Thin film solar panels are the least expensive type of solar panel, partly due to their ease of installation and equipment requirements. The price you pay for thin-film solar cells will mostly rely on the type of thin-film panel; CIGS solar panels are significantly more expensive to make than CdTe or amorphous silicon solar panels in general.
Regardless of the price of the panels themselves, installing a thin-film solar panel system could be less expensive overall than doing the same for a monocrystalline or polycrystalline system. Due to their reduced weight and greater maneuverability, thin-film solar panels require less labor during installation because they are simpler for installers to take up onto rooftops and fasten. As a result, labor expenses will be lower, which will help decrease the entire cost of a solar installation.
They can produce enough electricity to power a home, but they also operate much less well and take up a lot more room. Additionally, thin film panels need to be updated more frequently than other panel types since they age considerably more quickly than other panel types, which increases long-term recurrent expenses.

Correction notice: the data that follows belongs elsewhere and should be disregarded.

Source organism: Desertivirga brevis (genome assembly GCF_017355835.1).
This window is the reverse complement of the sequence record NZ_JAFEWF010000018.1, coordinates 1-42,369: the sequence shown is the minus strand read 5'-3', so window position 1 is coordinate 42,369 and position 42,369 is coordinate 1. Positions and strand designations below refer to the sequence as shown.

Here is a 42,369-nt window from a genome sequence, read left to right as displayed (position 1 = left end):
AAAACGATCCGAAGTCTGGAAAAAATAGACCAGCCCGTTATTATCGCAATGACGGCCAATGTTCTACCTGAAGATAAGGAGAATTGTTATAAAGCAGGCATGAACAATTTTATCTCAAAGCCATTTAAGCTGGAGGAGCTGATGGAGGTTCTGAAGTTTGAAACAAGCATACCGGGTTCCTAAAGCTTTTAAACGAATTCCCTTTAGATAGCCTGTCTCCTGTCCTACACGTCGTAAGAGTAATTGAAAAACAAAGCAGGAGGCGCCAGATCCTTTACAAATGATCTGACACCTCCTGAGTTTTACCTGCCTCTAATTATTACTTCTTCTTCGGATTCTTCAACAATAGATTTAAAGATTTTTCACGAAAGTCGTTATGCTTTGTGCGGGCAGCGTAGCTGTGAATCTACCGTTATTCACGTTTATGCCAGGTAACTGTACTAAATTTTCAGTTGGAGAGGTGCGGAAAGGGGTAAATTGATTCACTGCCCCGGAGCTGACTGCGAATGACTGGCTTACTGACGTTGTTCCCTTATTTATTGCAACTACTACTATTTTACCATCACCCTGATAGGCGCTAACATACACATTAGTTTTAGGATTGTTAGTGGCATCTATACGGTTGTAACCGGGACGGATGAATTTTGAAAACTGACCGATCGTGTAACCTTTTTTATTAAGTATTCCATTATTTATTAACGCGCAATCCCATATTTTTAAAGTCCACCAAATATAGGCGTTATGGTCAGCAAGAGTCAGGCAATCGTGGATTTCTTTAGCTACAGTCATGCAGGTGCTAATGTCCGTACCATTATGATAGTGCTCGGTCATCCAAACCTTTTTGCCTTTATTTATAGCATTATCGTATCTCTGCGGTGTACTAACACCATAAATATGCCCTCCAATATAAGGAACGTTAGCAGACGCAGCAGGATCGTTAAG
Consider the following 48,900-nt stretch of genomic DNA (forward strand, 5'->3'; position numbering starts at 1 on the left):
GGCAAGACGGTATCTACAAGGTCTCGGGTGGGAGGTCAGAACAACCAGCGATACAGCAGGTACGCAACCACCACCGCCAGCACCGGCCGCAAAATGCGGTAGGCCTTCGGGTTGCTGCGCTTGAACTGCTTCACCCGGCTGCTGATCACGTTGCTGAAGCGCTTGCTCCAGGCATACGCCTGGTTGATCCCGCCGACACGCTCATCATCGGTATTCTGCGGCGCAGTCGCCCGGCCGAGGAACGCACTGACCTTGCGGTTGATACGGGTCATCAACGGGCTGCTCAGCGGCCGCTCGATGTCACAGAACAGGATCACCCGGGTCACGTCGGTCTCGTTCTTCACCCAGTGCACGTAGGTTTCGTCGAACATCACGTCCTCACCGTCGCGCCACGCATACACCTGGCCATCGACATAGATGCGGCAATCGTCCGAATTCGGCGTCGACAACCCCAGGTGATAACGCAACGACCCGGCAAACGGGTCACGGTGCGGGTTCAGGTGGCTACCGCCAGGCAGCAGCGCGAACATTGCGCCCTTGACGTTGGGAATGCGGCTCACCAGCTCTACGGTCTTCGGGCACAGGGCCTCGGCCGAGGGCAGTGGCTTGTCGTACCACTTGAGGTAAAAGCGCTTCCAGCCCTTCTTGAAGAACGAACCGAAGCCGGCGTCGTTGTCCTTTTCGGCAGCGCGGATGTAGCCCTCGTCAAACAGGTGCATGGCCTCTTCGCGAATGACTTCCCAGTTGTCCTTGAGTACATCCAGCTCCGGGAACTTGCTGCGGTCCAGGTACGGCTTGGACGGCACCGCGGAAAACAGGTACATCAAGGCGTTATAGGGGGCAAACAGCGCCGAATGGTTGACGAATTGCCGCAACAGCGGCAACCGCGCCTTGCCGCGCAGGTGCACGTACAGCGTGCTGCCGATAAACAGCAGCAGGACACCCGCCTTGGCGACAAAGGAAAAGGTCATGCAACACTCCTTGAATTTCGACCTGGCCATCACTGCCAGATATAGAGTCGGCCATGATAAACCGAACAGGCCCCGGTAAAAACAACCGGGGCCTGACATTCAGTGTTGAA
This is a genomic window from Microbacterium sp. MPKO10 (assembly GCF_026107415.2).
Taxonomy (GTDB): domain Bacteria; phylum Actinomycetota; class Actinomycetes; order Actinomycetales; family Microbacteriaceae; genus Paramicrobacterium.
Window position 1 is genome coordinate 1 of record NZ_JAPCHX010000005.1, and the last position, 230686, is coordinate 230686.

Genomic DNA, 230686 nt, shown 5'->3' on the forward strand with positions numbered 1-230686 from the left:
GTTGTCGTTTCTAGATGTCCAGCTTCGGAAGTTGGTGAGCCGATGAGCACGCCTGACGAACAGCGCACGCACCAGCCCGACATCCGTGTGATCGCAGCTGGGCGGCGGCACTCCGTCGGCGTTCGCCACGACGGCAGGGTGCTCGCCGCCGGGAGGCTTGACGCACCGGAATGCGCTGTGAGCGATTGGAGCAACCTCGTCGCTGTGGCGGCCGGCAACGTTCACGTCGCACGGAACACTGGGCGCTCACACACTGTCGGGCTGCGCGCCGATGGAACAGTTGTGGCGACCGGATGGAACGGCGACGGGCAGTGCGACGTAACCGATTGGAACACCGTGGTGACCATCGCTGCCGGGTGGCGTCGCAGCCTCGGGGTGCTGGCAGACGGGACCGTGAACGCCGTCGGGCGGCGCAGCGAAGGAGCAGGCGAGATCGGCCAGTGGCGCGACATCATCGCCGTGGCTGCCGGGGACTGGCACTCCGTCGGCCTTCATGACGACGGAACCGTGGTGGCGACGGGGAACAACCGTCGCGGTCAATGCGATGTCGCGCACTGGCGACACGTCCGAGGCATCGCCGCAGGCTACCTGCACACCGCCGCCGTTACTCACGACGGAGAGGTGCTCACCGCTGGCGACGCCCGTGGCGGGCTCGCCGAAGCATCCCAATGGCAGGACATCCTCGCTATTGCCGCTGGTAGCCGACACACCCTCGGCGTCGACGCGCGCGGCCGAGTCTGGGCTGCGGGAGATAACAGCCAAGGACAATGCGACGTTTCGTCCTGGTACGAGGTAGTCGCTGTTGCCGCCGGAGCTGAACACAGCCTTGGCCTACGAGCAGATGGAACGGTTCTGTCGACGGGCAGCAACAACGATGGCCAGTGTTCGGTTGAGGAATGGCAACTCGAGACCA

The efficiencies and power capacity of thin-film solar panels are often lower than those of monocrystalline or polycrystalline panels. The materials utilized in the cells will affect the efficiency, although thin film panels that are currently on the market typically have efficiencies between 10 and 13 percent. Thin-film technology does not come in uniform sizes, unlike monocrystalline and polycrystalline solar panels which are available in standardized 60, 72, and 96-cell varieties. As a result, the physical size of a thin-film panel will have a significant impact on its power capacity. In general, monocrystalline or polycrystalline solar panels will have higher power density per square foot than thin-film panel technology.